Kindle Books – Coming to a Library Near You

I’m sure by now, you’ve heard that Amazon is launching library lending for Kindle books.  From the Amazon Press Release:

Amazon today announced Kindle Library Lending, a new feature launching later this year that will allow Kindle customers to borrow Kindle books from over 11,000 libraries in the United States. Kindle Library Lending will be available for all generations of Kindle devices and free Kindle reading apps.

Awesome, right?  Well, yeah.

What I find most impressive and awesome is this allows library users to take notes in the book they are reading on loan from a library.

Again, from the press release:

Customers will be able to check out a Kindle book from their local library and start reading on any Kindle device or free Kindle app for Android, iPad, iPod touch, iPhone, PC, Mac, BlackBerry, or Windows Phone. If a Kindle book is checked out again or that book is purchased from Amazon, all of a customer’s annotations and bookmarks will be preserved.

“We’re doing a little something extra here,” Marine continued. “Normally, making margin notes in library books is a big no-no. But we’re extending our Whispersync technology so that you can highlight and add margin notes to Kindle books you check out from your local library. Your notes will not show up when the next patron checks out the book. But if you check out the book again, or subsequently buy it, your notes will be there just as you left them, perfectly Whispersynced.”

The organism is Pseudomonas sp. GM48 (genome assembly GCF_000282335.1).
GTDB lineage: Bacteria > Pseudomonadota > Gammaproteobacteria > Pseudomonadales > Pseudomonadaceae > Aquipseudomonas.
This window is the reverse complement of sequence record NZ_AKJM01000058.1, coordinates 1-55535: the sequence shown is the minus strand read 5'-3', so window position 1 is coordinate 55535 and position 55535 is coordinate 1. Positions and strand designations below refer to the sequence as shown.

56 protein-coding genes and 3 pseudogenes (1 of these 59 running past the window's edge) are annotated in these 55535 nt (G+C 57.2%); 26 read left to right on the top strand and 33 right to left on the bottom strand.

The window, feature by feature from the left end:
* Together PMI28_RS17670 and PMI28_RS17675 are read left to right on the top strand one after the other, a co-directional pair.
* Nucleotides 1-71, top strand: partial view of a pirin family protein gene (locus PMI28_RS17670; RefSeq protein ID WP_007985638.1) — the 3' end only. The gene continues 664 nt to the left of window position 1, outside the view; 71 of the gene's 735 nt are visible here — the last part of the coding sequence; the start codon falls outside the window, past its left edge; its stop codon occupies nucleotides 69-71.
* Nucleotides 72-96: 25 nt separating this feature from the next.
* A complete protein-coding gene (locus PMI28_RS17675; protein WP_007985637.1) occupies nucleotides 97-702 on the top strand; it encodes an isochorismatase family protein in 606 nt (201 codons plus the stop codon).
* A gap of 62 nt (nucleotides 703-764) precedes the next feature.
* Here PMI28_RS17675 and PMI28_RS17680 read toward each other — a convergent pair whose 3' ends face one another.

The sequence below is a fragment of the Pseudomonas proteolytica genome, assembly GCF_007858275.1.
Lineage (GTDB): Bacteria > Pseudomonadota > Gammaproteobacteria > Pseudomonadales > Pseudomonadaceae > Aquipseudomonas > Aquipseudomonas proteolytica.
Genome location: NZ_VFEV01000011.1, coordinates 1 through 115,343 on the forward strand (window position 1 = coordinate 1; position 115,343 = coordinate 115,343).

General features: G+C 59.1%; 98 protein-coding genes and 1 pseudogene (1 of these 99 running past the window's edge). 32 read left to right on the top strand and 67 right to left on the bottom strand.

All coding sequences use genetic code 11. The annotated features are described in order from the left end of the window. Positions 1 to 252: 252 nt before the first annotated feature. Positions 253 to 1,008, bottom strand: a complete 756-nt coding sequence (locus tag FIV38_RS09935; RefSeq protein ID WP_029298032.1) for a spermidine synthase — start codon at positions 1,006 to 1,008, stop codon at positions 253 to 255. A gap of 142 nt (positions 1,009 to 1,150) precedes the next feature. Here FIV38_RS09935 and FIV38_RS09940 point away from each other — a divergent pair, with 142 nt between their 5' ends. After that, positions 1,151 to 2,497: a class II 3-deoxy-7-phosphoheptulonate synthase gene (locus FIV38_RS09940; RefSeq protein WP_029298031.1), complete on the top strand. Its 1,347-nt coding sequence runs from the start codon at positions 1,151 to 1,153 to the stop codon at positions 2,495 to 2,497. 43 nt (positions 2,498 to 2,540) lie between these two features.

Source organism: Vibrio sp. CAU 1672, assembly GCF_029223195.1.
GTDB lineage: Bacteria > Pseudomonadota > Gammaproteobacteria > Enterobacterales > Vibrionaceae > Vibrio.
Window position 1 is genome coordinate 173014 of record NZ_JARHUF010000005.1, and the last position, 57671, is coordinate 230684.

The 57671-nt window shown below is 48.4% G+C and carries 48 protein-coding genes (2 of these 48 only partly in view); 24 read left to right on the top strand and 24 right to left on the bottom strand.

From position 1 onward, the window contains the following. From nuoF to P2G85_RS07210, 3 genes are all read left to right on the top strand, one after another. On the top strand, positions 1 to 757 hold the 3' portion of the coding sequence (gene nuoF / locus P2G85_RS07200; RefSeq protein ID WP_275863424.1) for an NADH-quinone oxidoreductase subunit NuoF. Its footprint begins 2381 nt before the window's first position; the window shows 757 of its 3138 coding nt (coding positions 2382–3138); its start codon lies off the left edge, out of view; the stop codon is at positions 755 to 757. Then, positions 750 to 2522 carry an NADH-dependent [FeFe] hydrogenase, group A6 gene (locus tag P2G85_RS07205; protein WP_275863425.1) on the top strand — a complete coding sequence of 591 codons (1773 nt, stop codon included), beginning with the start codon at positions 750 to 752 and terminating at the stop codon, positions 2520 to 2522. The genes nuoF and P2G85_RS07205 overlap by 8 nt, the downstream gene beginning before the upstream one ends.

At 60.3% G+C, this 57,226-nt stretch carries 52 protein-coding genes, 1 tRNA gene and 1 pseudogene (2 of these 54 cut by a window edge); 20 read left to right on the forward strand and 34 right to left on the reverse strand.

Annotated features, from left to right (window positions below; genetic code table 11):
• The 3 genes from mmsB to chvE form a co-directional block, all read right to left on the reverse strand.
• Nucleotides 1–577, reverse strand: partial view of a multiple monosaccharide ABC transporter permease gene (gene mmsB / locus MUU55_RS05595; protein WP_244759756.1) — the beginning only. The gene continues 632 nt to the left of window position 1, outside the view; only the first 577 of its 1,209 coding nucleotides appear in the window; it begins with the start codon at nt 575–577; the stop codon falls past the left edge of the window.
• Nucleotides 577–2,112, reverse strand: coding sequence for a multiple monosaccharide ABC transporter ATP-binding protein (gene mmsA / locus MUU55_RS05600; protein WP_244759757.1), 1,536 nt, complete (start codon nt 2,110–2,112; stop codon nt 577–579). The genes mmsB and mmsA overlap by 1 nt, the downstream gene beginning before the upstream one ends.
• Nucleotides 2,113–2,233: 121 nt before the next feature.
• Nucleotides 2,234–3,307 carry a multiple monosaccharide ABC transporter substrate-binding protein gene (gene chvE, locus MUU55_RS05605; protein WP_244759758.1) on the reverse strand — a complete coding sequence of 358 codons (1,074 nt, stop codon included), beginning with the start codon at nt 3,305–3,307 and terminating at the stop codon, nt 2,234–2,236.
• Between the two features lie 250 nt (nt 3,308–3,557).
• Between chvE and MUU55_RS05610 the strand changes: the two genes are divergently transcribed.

It seems to me that college students around the country should be thrilled! This completely allows them to take notes on books they check out for research, and then download their notes or even check the book out a second time for more extensive research purposes later down the line.  Further, if a student decided they needed to buy the book, all their previous notes would be available without the student having to dig out their computer file, or notecards (do people still use notecards?).

Anyway, I think this is a great new service that Amazon is providing. I don’t really understand why they weren’t in the front running for library lending – though I’m sure it had to do with cost-benefit analysis or something. Maybe they were just trying to figure out how to make the note-taking technology work.

The major concern I have with this is whether or not libraries will able to afford the books. In this editorial, I brought to your attention librarians boycotting Harper-Collins because of the lending policy the publishing house has.  I can’t help but wonder if lending policies will hamper this lending e-book evolution over the long term.

Once again, there’s so much to keep an eye on in this industry and its evolution into an e-book reader friendly world.  The growing pains I think are going to painful, but in the end, I think it will be worth it for all involved.

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